For 30 years, Dion has been, to me, the definition of a big, powerful voice, of soaring finales performed with pinpoint precision. So to watch her struggle to reach a note, to see her tears of frustration when her voice wobbles or cracks, is extremely hard. Witnessing her in the throes of a full-body seizure, moaning and howling like a feral animal, her mouth twitching, her physiotherapist putting a spray up her nostril and trying to bring her spasming body under control, is traumatic—you will want to shut your eyes. But don’t. Because it’s important to Dion that you see this.


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Celine Dion takes her responsibility as an artist seriously, and part of that is her duty to be honest with her audiences—for example, about why she started cancelling concerts. Initially, her team would give reasons like a sinus or ear infection. But “I can’t lie anymore,” she says, confessing to how she sometimes “cheated” when she knew her voice was spasming up during a show, turning the mic to the fans or tapping it as if it was faulty when she knew it wasn’t. “The lie is too heavy now.”

It takes a lot of humility to allow a movie like this to be made about you, to show the world this level of rawness and vulnerability, this viscerally humiliating pain. “I think I was very good; I think I had some stuff that was amazing,” she says. “But there’s been moments where...I knew they wanted Celine Dion. Who’s Celine Dion? The one who sang the highest note…whatever.” And then her voice gives out as she tries to sing a few lines of an old song, and she starts to cry, telling us how difficult it is for her to show us this imperfect version of herself. Right then, the scene cuts to an old recording of ‘My Heart Will Go On’, specifically the line We’ll stay forever this way, and you can’t help but feel like she is singing those words to her own voice, begging it to not abandon her.

There is some relief that comes by way of archival footage—of her happy childhood, how she always knew she wanted to “be an international star”, and flashes of her most iconic songs. But it’s clear that past glories are not the focus of this film; they are just there to underscore how different Dion’s life is today. Her physiotherapy and medication; her greying hair; her no make-up face with wrinkles and age spots; her voice that was once widely called glass-shattering, now sometimes just above a whisper.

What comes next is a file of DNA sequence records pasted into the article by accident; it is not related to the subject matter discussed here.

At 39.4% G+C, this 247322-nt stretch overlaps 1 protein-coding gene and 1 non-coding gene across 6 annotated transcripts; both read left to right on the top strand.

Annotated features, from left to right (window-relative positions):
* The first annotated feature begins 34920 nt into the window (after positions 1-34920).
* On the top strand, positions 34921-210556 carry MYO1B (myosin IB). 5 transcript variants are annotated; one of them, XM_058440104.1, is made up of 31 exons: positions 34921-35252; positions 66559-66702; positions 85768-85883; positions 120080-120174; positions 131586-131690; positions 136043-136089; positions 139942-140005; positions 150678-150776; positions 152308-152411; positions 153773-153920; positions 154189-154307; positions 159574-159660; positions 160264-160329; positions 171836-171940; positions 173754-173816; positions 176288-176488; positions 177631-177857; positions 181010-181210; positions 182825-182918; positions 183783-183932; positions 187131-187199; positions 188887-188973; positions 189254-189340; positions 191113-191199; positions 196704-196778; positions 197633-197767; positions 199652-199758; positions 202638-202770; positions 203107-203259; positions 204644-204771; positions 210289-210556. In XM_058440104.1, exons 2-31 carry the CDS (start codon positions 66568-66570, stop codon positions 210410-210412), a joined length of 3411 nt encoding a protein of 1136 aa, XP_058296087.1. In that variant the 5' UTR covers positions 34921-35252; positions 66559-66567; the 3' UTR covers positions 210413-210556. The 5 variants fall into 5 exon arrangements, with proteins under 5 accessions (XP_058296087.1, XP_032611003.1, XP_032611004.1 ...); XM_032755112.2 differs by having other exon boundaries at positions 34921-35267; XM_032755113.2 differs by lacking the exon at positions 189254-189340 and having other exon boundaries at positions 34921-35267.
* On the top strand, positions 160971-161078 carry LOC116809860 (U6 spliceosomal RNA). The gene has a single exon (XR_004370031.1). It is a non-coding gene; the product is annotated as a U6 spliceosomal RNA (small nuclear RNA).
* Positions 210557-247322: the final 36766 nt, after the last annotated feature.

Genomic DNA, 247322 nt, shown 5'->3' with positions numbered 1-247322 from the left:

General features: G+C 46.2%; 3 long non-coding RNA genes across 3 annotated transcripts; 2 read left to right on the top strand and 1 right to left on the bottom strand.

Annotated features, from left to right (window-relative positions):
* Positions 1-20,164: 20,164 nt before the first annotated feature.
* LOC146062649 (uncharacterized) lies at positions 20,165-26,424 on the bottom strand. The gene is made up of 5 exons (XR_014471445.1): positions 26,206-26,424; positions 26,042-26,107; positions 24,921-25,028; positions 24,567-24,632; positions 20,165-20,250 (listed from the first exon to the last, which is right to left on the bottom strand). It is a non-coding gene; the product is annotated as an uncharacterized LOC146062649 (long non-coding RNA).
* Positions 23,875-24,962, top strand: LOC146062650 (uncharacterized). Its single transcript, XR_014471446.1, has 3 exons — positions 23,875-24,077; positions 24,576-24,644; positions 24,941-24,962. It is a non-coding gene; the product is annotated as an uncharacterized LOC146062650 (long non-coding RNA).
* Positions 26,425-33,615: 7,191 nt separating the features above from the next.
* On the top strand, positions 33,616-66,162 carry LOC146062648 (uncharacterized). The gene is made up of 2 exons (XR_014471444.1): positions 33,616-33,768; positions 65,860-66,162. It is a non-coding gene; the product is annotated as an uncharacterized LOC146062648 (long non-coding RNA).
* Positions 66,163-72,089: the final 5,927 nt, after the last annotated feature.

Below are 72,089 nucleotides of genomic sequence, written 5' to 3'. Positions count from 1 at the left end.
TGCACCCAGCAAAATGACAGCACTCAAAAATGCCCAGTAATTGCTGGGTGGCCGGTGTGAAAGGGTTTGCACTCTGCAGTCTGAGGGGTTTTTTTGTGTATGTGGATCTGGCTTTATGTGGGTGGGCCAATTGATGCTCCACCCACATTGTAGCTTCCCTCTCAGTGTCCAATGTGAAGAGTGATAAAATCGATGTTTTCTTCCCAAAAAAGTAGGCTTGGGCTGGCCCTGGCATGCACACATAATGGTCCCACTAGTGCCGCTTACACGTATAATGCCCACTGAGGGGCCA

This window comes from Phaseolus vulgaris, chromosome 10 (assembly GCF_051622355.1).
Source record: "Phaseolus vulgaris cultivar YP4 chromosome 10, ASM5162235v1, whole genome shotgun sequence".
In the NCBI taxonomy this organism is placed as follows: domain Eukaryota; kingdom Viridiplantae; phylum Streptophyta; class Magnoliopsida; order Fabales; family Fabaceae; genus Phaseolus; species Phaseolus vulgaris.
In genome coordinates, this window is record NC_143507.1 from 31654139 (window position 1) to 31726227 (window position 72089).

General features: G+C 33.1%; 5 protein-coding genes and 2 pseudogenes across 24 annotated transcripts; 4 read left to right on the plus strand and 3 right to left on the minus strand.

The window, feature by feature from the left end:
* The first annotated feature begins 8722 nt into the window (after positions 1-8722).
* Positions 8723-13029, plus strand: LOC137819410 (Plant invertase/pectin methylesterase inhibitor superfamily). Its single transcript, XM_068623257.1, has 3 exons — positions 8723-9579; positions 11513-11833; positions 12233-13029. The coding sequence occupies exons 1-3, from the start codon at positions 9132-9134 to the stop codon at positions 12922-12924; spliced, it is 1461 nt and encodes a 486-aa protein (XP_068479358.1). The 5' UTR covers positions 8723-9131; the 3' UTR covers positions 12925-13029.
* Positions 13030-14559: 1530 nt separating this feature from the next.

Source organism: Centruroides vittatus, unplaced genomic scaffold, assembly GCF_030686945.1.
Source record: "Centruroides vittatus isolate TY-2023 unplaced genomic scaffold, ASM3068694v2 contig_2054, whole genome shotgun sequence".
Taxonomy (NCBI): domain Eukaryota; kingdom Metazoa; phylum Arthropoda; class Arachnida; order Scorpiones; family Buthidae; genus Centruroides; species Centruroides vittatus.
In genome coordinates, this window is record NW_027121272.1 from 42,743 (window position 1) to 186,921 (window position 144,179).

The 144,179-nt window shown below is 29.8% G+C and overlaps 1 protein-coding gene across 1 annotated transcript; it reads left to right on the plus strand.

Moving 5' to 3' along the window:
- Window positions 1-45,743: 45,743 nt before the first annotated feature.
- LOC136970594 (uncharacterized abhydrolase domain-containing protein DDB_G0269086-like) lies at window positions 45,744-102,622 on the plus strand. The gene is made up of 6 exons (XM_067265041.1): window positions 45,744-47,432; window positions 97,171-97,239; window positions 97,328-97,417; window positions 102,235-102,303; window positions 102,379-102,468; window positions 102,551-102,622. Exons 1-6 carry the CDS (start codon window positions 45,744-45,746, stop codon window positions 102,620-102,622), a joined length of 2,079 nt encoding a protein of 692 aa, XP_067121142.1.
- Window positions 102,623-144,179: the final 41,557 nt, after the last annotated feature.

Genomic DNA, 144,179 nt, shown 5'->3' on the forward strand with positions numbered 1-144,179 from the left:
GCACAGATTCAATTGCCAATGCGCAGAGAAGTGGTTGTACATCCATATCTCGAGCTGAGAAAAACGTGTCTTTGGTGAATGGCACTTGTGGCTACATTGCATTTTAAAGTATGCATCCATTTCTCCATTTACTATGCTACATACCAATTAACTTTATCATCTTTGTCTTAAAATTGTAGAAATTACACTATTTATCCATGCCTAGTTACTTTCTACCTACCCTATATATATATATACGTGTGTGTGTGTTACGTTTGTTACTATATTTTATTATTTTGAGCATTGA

This is not how celebrities are usually seen, least of all in a movie about them and starring them. They like us to think of them as heroes—invincible, flawless. But perhaps it is that definition of heroism, and of flaws, that is flawed.

At one point in the documentary, Dion compares herself to an apple tree that has given the best, shiniest apples to the many people standing in line for them. But now, its branches are starting to fall or get crooked and it is producing fewer and fewer apples, but there are still as many people. “I don’t want them to wait in line if I don’t have apples for them,” she declares. But perhaps it is the definition of apples that needs rewriting. Celine Dion may never hit that F5 again, but in sharing her story, in allowing us to witness her pain, her uncertainty, her meditations on the prospect of life without music and what that might mean for her, she continues to inspire. And that, for me, is the shiniest apple of all.

I Am: Celine Dion by Irene Taylor is available on Prime Video